Friday, October 31, 2008

Candice Breitz Connections





Candice Breitz was a visiting lecturer in the Photography and Film Dept. at VCU ealer this fall. A wonderful speaker, Breitz doesn’t fill her audiences with fluff about her work—she goes straight for the jugular. Her artworks essentially do the same thing: extract the human elements of pop culture that are often amiss in its presentation, via music videos, Hollywood films and television. In works such as Babel, Breitz isolates elemental sounds of grammar from pop music videos. For example, a clip of one of Madonna’s hits is condensed into the repeating gutterals “baaa baaa baaa.” In other extractions, Breitz selects whole words to repeat. And in her works Mother and Father, Breitz has extracted pop cultural iconographic mothers and fathers from Hollywood films and isolated them by blacking out their background environments. With most of her work existing in multi-channel formats, viewers are typically overwhelmed by so many isolated figures that are also part of one big conversation.

I am very attracted to Breitz’s work because it asks the essential question of “how are things interpreted when taken out of context?” and the more personal, “who are we when isolated from our environment?” In a modern age, we know ourselves as individuals, but so much of our identity is determined in how we are grouped socially and culturally. Another artist working with similar issues of misplaced context is Ellen Gallagher, who has isolated the hairdressing of African-Americans in white contexts. Gallagher layers cut-out yellow paper atop 

advertisements of popular Afro hairstyles, in effect “blondeing” them all. A powerful, subversive, but quiet statement on assimilation.

 

I have delved into similar territory in my work with romance novels. For a brief period, I was obsessed with the cover figures of hetero romance novels. There is an evocative and disturbing cultural formula at play in this cover art. It is heteronormativity at its most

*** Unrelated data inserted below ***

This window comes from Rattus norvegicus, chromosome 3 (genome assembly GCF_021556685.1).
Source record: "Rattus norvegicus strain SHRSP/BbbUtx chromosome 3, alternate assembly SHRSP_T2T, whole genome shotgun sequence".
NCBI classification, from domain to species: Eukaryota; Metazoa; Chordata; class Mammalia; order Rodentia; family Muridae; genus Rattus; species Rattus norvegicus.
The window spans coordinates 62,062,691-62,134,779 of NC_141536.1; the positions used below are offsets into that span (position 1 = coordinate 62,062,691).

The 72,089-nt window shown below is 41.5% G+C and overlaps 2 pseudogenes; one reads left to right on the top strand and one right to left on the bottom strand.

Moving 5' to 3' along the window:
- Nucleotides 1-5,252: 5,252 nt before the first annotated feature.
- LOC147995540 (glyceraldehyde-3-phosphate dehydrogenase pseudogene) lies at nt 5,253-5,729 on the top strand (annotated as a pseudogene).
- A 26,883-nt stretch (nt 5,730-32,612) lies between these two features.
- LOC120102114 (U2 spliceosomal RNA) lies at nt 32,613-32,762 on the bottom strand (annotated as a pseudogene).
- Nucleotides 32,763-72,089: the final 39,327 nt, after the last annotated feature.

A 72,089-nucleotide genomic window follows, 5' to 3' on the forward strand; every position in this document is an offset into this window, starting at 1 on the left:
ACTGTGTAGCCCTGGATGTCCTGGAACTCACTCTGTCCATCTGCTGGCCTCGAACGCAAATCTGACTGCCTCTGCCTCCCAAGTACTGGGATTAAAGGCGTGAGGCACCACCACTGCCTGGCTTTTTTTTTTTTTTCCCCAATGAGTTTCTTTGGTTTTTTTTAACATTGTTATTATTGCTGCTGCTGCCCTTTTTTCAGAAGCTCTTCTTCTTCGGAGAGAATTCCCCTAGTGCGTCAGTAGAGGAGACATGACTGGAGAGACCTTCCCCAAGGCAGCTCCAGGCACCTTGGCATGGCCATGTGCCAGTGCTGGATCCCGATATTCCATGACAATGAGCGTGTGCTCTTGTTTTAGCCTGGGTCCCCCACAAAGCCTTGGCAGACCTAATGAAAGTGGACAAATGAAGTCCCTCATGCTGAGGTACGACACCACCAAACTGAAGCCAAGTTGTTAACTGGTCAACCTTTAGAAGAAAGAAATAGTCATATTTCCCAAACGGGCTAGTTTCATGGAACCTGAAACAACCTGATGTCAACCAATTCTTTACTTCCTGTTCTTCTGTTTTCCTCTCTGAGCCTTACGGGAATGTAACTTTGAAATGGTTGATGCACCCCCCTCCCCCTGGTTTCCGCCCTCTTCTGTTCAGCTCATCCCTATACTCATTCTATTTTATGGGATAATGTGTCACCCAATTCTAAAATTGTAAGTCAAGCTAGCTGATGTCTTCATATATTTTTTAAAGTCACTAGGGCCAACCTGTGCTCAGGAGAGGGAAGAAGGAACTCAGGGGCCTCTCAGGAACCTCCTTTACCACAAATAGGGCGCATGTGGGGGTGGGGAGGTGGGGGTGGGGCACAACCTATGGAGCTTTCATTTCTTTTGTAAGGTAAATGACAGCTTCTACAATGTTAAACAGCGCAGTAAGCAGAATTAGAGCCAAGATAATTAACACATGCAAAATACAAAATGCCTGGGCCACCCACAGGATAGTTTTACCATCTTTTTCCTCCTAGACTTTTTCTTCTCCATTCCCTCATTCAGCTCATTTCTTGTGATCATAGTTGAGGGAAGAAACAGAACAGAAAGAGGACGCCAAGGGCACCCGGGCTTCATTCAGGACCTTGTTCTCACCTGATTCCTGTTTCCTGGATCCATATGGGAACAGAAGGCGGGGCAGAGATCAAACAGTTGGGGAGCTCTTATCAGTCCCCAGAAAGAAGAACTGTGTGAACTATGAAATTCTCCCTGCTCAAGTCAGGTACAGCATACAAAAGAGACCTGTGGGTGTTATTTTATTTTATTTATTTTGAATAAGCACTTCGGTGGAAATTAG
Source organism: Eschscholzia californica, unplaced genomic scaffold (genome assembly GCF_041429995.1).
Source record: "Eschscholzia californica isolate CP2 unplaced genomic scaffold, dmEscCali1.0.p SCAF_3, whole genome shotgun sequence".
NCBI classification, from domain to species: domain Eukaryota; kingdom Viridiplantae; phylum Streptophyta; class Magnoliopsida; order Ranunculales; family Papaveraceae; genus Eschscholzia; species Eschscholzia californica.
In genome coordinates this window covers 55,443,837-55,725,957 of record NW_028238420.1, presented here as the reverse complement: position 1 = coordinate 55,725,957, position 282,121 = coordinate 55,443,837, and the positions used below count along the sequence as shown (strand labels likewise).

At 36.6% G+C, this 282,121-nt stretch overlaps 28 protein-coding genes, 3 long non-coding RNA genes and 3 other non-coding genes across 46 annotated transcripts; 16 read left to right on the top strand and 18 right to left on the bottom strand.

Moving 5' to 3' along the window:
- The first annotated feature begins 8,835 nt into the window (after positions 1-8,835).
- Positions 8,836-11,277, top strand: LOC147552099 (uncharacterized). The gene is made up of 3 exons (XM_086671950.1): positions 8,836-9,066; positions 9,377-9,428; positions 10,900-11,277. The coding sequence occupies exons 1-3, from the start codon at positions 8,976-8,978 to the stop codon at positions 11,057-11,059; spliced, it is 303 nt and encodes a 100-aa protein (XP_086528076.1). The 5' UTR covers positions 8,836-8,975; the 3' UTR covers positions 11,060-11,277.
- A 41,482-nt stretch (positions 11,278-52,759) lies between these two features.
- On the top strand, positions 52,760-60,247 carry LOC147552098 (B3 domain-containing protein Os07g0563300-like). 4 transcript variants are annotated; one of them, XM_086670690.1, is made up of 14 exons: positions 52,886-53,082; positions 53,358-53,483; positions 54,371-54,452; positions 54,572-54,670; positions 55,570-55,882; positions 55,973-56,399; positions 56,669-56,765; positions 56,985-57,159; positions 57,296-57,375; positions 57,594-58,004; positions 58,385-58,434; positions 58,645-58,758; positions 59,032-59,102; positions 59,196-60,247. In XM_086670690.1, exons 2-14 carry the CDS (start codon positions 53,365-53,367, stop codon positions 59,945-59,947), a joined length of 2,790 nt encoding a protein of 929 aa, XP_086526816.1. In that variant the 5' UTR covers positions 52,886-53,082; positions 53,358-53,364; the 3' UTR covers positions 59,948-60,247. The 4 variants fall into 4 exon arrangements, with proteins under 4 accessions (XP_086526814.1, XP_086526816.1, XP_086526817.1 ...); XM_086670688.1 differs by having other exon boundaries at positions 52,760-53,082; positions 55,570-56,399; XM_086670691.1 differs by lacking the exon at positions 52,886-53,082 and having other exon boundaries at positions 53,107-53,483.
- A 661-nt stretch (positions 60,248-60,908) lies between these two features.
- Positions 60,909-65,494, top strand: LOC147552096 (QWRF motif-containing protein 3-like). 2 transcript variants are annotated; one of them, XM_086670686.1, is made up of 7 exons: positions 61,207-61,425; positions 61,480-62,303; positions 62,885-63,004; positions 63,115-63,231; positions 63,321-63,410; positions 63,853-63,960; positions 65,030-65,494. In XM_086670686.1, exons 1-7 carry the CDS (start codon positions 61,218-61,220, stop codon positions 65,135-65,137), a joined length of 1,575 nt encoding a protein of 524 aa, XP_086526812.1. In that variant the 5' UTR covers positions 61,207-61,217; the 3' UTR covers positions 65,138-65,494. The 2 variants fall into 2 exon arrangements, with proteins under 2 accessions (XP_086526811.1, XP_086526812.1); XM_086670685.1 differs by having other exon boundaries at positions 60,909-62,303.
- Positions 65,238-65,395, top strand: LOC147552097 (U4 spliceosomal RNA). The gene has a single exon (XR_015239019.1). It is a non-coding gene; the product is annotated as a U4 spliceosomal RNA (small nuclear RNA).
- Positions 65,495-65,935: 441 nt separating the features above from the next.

grandiose, romantic base. In my Romance Series, I have separated the figures, man and woman from each other, subtracted facial features, and colored them in a ghostly pure white to erase any of the typically blushed, sexually-charged skin tones. I have attempted to take away their sexual substance. By physically separating these figures, I call into question the institutionalized notion of romantic love as something that only exists between straight couples: does such a romance exist in this day and age—did it ever really exist? In this body of work, I also challenge the Puritanically-based notions of monogamy. After separating the figures, I also place them in new social arrangements, often turned away from their pictured lover, sometimes without their original cover partner. I have placed them into different relationships: polyamorous groupings, queer couples, threesomes, etc.

2 comments:

King VCU Grad PHTO Research said...

I have a question about the end of the post (in which you write about your own work)...

It is a question that I have had in response to MANY people in my program, but I will pick on you and ask you -
Why the mixing of "romantic," "intimate," and "sexual"?

Why has our culture bastardized "romance" to also necessitate "sexual"?

Is it not possible to have a romantic involvement with someone without it being SEXUAL?

One quote someone said (and will remain nameless) - is that all my boyfriends with whom I did not have sex "did not count."
Is sex necessary for intimacy?

If so, why?

I would also be careful with delving into "romance novels" to indicate heterosexual intimacy ... I will admit, I do read these as candy for the brain from time to time ... there is very VERY little of actual "intimacy" to many of these novels. In fact, many synopses down right state that there was no reason for the two main characters to get together, except for their "passion," "heat," "desire."
Yes, a few romance novels still include the concept of falling in love - but many (and dare I say most) stick to falling in LUST.

So I repeat my question: Why, in American culture, is there a mixing of "romantic," "intimate," and "sexual"?

Dre said...

I believe that by dealing with these notions of love, romance, and sexuality through the romance novel, Aaron attempts to ask that question (or more specificaly, what is romance? love?) along with a host of others that challenge what our society has come to take for granted in this realm. Like Candice Breitz, by presenting a spin or queering (shout out, Aaron!) something we think we know or understand (like man and woman as the standard of relationships), we are asked to question the context from which we view the world and take into account other points of view which may be hidden or suppressed.